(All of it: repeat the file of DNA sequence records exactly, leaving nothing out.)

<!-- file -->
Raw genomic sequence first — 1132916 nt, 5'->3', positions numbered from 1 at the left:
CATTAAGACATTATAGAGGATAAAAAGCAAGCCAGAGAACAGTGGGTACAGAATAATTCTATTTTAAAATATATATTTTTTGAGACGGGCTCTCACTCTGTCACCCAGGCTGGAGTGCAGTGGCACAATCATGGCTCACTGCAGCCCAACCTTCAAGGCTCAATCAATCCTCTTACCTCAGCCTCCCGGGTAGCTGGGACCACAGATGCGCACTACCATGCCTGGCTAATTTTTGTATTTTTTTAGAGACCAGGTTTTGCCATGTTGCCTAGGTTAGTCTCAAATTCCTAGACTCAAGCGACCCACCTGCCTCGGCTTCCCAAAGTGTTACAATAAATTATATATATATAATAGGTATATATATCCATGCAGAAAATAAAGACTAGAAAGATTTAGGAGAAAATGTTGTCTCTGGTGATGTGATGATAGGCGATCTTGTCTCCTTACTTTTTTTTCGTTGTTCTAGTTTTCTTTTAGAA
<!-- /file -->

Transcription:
Raw genomic sequence first — 1132916 nt, 5'->3', positions numbered from 1 at the left:
CATTAAGACATTATAGAGGATAAAAAGCAAGCCAGAGAACAGTGGGTACAGAATAATTCTATTTTAAAATATATATTTTTTGAGACGGGCTCTCACTCTGTCACCCAGGCTGGAGTGCAGTGGCACAATCATGGCTCACTGCAGCCCAACCTTCAAGGCTCAATCAATCCTCTTACCTCAGCCTCCCGGGTAGCTGGGACCACAGATGCGCACTACCATGCCTGGCTAATTTTTGTATTTTTTTAGAGACCAGGTTTTGCCATGTTGCCTAGGTTAGTCTCAAATTCCTAGACTCAAGCGACCCACCTGCCTCGGCTTCCCAAAGTGTTACAATAAATTATATATATATAATAGGTATATATATCCATGCAGAAAATAAAGACTAGAAAGATTTAGGAGAAAATGTTGTCTCTGGTGATGTGATGATAGGCGATCTTGTCTCCTTACTTTTTTTTCGTTGTTCTAGTTTTCTTTTAGAA